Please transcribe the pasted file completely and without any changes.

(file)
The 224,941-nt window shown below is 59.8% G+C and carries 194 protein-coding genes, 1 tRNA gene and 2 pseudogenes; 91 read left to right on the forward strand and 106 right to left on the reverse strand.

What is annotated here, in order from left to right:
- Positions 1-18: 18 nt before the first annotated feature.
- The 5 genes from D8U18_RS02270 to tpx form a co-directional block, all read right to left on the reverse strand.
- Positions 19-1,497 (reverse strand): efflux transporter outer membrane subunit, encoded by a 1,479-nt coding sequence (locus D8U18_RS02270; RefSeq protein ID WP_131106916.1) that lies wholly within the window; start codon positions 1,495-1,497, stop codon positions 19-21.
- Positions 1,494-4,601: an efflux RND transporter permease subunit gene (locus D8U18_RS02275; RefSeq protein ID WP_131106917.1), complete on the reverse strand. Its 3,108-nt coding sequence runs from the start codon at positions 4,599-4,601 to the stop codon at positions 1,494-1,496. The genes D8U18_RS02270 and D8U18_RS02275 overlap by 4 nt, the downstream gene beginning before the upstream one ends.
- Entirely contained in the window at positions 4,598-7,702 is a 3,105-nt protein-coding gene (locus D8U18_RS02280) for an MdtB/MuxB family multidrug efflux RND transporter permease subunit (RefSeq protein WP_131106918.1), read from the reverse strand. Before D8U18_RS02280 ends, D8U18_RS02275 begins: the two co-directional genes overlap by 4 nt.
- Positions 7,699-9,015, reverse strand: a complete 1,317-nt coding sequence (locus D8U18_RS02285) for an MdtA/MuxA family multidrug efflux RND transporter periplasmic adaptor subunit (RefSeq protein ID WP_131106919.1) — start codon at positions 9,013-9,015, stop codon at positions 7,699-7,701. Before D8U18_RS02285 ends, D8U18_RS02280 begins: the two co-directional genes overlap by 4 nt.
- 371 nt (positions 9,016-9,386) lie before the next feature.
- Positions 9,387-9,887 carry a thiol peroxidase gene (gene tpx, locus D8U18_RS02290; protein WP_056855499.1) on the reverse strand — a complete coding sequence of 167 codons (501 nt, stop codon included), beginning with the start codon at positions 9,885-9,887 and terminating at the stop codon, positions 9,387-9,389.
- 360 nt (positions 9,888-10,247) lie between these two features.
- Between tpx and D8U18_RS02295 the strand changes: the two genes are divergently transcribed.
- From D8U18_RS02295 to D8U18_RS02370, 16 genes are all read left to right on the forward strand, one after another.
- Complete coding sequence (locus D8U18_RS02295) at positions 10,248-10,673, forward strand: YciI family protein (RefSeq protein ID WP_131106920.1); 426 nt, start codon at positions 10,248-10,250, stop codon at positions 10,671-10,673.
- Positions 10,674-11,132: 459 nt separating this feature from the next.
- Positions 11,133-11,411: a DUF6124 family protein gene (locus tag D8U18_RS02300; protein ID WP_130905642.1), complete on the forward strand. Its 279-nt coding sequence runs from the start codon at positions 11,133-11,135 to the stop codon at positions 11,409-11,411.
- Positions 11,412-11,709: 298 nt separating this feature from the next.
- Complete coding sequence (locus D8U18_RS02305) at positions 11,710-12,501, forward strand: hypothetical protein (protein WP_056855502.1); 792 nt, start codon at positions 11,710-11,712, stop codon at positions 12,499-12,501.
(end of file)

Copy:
The 224,941-nt window shown below is 59.8% G+C and carries 194 protein-coding genes, 1 tRNA gene and 2 pseudogenes; 91 read left to right on the forward strand and 106 right to left on the reverse strand.

What is annotated here, in order from left to right:
- Positions 1-18: 18 nt before the first annotated feature.
- The 5 genes from D8U18_RS02270 to tpx form a co-directional block, all read right to left on the reverse strand.
- Positions 19-1,497 (reverse strand): efflux transporter outer membrane subunit, encoded by a 1,479-nt coding sequence (locus D8U18_RS02270; RefSeq protein ID WP_131106916.1) that lies wholly within the window; start codon positions 1,495-1,497, stop codon positions 19-21.
- Positions 1,494-4,601: an efflux RND transporter permease subunit gene (locus D8U18_RS02275; RefSeq protein ID WP_131106917.1), complete on the reverse strand. Its 3,108-nt coding sequence runs from the start codon at positions 4,599-4,601 to the stop codon at positions 1,494-1,496. The genes D8U18_RS02270 and D8U18_RS02275 overlap by 4 nt, the downstream gene beginning before the upstream one ends.
- Entirely contained in the window at positions 4,598-7,702 is a 3,105-nt protein-coding gene (locus D8U18_RS02280) for an MdtB/MuxB family multidrug efflux RND transporter permease subunit (RefSeq protein WP_131106918.1), read from the reverse strand. Before D8U18_RS02280 ends, D8U18_RS02275 begins: the two co-directional genes overlap by 4 nt.
- Positions 7,699-9,015, reverse strand: a complete 1,317-nt coding sequence (locus D8U18_RS02285) for an MdtA/MuxA family multidrug efflux RND transporter periplasmic adaptor subunit (RefSeq protein ID WP_131106919.1) — start codon at positions 9,013-9,015, stop codon at positions 7,699-7,701. Before D8U18_RS02285 ends, D8U18_RS02280 begins: the two co-directional genes overlap by 4 nt.
- 371 nt (positions 9,016-9,386) lie before the next feature.
- Positions 9,387-9,887 carry a thiol peroxidase gene (gene tpx, locus D8U18_RS02290; protein WP_056855499.1) on the reverse strand — a complete coding sequence of 167 codons (501 nt, stop codon included), beginning with the start codon at positions 9,885-9,887 and terminating at the stop codon, positions 9,387-9,389.
- 360 nt (positions 9,888-10,247) lie between these two features.
- Between tpx and D8U18_RS02295 the strand changes: the two genes are divergently transcribed.
- From D8U18_RS02295 to D8U18_RS02370, 16 genes are all read left to right on the forward strand, one after another.
- Complete coding sequence (locus D8U18_RS02295) at positions 10,248-10,673, forward strand: YciI family protein (RefSeq protein ID WP_131106920.1); 426 nt, start codon at positions 10,248-10,250, stop codon at positions 10,671-10,673.
- Positions 10,674-11,132: 459 nt separating this feature from the next.
- Positions 11,133-11,411: a DUF6124 family protein gene (locus tag D8U18_RS02300; protein ID WP_130905642.1), complete on the forward strand. Its 279-nt coding sequence runs from the start codon at positions 11,133-11,135 to the stop codon at positions 11,409-11,411.
- Positions 11,412-11,709: 298 nt separating this feature from the next.
- Complete coding sequence (locus D8U18_RS02305) at positions 11,710-12,501, forward strand: hypothetical protein (protein WP_056855502.1); 792 nt, start codon at positions 11,710-11,712, stop codon at positions 12,499-12,501.